Some authorities argue that the future of food production lies with horticulture. Horticulture is small compared with arable and livestock, when measured by monetary value, investment, and area, but it has enormous potential. Indeed it can be seen as the gateway to a better world, based on Enlightened Agriculture.

The term “horticulture” derives from the Latin hortus meaning garden (professional growers are called market gardeners), and gardening implies tender loving care applied to every square decimetre and every individual plant – and all that TLC pays off. Certainly in terms of biomass and cash value horticulture can provide far more food per unit area – sometimes orders of magnitude more – than arable, which in turn is generally far more productive per unit area than livestock. As quite a few suburbanites have demonstrated, all the vegetables needed by a family of five may be grown on a patio.

So it is, too, that horticulture can make good use of every scrap of land – and the world as a whole contains billions of hectares of scraps. In the great days of Britain’s railways signalmen grew vegetables on the railway banks. Vegetables and fruit are flourishing as I write in various plots around police and fire stations, lovingly tended by the incumbents. All institutions – hospitals, schools, prisons – could have their own market gardens, and many have, always with enormous benefits. It’s easy to create micro-climates which may double the yields – not just with glass and polythene but also with simple shelter. Walls act as storage heaters. The traditional walled gardens could be wonderfully productive and so, too, the “vertical gardens” now to be seen in many a city. Many an office block in many a city now has a mini-market garden on the roof. Most urban horticulture at present is retro-fitted but future estates and cities should be designed de novo with horticulture in mind – like the finest country estates of old.

Equally to the point, horticulture provides a route for everyone to get involved in food production; an essential step on the road to food sovereignty and the creation of true food culture. Herbs can be grown in window boxes. Many a city has seen the rise of “guerrilla gardening”, where people who often have no home of their own on which to keep a window box, are growing vegetables in every niche. In many a city, too, people with energy who have no land of their own tend the gardens of those who have land but no time or energy, again to everyone’s benefit.

Horticulture lends itself most readily to organic husbandry, including its variations like permaculture and biodynamic gardening (and farming).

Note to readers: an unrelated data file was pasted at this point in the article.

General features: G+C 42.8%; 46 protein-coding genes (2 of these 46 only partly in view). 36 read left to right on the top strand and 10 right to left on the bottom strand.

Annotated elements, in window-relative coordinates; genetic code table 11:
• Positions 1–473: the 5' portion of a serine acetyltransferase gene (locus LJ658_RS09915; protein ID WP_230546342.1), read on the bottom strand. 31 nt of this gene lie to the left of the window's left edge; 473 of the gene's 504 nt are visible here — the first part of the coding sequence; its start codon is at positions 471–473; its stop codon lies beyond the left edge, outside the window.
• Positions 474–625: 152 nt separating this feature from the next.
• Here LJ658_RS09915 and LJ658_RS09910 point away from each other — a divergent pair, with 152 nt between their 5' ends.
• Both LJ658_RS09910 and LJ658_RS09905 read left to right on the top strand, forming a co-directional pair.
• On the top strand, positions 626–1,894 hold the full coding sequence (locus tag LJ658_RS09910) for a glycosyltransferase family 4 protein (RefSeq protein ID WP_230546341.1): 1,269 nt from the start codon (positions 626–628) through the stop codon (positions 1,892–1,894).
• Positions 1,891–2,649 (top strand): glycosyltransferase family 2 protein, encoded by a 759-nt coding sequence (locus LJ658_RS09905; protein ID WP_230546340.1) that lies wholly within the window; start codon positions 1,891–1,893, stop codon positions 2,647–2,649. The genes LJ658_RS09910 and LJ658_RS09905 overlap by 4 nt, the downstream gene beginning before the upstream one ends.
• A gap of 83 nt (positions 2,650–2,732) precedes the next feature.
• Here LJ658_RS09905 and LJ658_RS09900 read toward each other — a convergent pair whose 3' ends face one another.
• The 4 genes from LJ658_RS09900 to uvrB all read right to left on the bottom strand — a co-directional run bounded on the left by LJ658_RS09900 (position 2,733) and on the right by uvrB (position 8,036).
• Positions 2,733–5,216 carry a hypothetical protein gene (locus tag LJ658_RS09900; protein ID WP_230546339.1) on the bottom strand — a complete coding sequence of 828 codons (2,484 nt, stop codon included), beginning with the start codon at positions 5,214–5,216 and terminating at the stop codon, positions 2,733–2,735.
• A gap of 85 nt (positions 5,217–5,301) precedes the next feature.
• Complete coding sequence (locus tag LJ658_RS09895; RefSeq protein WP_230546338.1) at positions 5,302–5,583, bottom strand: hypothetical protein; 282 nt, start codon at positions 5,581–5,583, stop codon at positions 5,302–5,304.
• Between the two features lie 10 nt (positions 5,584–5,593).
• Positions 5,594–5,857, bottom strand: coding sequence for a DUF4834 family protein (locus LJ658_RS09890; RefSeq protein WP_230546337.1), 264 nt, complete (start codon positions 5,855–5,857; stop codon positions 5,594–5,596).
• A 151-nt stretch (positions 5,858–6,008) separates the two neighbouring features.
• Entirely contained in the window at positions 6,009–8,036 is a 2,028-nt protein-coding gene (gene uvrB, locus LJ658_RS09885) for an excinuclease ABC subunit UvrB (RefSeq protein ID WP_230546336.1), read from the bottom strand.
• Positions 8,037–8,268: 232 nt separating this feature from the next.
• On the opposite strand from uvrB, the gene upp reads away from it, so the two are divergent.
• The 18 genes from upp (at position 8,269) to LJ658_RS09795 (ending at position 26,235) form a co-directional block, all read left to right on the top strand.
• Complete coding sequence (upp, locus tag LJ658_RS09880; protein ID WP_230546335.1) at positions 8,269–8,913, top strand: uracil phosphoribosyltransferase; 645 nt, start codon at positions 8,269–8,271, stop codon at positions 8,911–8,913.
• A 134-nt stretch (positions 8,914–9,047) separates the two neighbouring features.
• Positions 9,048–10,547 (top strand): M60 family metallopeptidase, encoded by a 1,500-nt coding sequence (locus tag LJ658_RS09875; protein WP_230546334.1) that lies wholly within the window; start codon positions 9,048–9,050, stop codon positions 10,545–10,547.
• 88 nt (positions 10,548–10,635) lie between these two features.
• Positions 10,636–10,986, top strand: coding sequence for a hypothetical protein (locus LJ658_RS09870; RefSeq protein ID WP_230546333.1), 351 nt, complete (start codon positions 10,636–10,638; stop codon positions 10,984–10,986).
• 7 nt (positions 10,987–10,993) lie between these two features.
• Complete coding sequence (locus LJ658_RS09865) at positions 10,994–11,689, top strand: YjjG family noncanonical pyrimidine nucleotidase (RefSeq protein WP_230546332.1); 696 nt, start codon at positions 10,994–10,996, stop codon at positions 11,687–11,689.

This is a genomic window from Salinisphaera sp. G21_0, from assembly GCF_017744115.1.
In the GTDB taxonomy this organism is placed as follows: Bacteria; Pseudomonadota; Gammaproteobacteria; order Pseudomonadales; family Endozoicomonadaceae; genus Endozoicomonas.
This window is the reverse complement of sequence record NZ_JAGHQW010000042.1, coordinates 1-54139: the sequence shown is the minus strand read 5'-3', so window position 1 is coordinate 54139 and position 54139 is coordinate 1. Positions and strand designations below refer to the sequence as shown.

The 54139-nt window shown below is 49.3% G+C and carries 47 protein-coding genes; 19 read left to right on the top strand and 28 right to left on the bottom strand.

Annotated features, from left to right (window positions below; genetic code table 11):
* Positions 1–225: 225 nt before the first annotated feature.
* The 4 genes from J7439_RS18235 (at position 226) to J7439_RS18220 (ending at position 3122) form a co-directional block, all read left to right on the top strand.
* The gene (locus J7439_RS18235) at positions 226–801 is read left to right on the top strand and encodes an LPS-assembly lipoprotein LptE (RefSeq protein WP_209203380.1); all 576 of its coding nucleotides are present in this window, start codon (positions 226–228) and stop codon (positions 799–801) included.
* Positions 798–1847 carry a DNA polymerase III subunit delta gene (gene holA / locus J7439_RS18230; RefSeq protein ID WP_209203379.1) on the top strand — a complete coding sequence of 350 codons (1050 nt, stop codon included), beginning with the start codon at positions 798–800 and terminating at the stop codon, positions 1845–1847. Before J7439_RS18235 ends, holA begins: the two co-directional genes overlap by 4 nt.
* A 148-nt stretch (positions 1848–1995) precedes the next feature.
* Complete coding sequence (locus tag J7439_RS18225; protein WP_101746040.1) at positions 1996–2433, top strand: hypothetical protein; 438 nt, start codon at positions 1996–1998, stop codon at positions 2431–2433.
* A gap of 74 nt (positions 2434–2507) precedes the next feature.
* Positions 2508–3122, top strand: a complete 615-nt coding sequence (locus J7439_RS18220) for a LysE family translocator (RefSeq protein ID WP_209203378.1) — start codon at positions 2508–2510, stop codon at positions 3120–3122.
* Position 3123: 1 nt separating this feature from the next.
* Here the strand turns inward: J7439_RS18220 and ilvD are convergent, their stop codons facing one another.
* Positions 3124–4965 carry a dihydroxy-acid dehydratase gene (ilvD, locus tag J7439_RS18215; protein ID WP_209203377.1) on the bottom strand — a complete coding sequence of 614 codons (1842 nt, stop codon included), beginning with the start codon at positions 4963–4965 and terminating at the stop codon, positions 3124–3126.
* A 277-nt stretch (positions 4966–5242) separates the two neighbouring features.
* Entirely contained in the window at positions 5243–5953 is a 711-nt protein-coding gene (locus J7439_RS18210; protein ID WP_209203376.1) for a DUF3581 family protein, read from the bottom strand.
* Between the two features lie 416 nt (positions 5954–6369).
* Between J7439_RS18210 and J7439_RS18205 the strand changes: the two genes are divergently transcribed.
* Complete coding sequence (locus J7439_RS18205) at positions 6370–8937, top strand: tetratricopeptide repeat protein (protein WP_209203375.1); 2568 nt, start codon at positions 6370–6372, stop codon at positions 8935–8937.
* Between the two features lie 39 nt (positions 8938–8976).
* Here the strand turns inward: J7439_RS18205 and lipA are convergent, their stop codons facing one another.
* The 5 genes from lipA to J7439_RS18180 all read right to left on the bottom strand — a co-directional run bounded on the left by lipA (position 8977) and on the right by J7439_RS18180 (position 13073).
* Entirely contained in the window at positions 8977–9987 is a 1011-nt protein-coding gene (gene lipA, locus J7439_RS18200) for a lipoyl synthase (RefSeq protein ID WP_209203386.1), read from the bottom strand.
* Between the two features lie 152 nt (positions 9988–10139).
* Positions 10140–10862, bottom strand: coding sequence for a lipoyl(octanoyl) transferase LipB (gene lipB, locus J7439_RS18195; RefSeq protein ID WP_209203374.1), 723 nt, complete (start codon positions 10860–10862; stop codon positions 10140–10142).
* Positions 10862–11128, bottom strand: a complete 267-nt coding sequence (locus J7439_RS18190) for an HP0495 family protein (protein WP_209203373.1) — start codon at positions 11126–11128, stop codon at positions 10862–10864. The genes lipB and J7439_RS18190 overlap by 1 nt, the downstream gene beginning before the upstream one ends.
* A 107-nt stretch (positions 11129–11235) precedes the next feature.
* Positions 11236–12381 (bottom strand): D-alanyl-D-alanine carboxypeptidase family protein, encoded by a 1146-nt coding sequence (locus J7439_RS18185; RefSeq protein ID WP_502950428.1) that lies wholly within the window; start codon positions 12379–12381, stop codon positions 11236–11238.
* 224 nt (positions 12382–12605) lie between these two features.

Vegetables and fruit also gain when livestock is integrated – usually starting with chickens to eat the surpluses and scratch up the ground and add fertility. Thus the garden starts to turn into a smallholding, the small-scale mixed farm.

Finally and vitally, horticulture offers a realistic route into professional farming. As we have seen, countries like Britain now need many more farmers, and farming when done properly is one of the great vocations, endlessly satisfying. In the present economy, it’s very hard to get started but even in Britain, if they are in the right areas, many market gardeners make a living and provide employment for others on just a couple of hectares, rented for a few hundred pounds or, even in these extortionate times, bought for the price of a big car. You don’t have to be a multi-millionaire to get started (see Part VII, and my own book, Six Steps Back to the Land, Green Books, 2016).

But as always there are caveats. Horticulture in the western world in particular has focused more and more on high-value crops, including leaf salads, which may supply vital minerals, vitamins, and cryptonutrients but provide little or no protein or food energy, the macronutrients. Thus horticulture as it is commonly practised, and at its most lucrative, cannot “feed the world”; and hence cannot as things stand assume centre stage. The answer is to grow more and more of the staple crops that now are seen to be exclusively arable, including cereals, on the horticultural scale. This should become a serious area of study.

Secondly, horticulture like all forms of farming can be biosphere-friendly, which in general means sustainable, if practised according to the principles of agroecology, and it can make use of endless organic waste which otherwise would merely pollute. But it also lends itself to intensification of the worst kind. Modern garden centres may be havens of agrochemistry. Organic horticulture too can make huge and unacceptable inroads on the biosphere. It has long been recognized that peat should not be pillaged on the scale of the past just to lighten the top few inches of topsoil, yet the trade continues; and seaweed, too, pressed into service as a fertilizer, needs far more protection than it often seems to get.

Horticulture, in short, like all agriculture, needs a lot of radical rethinking – and indeed, as explored in this section, a lot of rethinking is being done.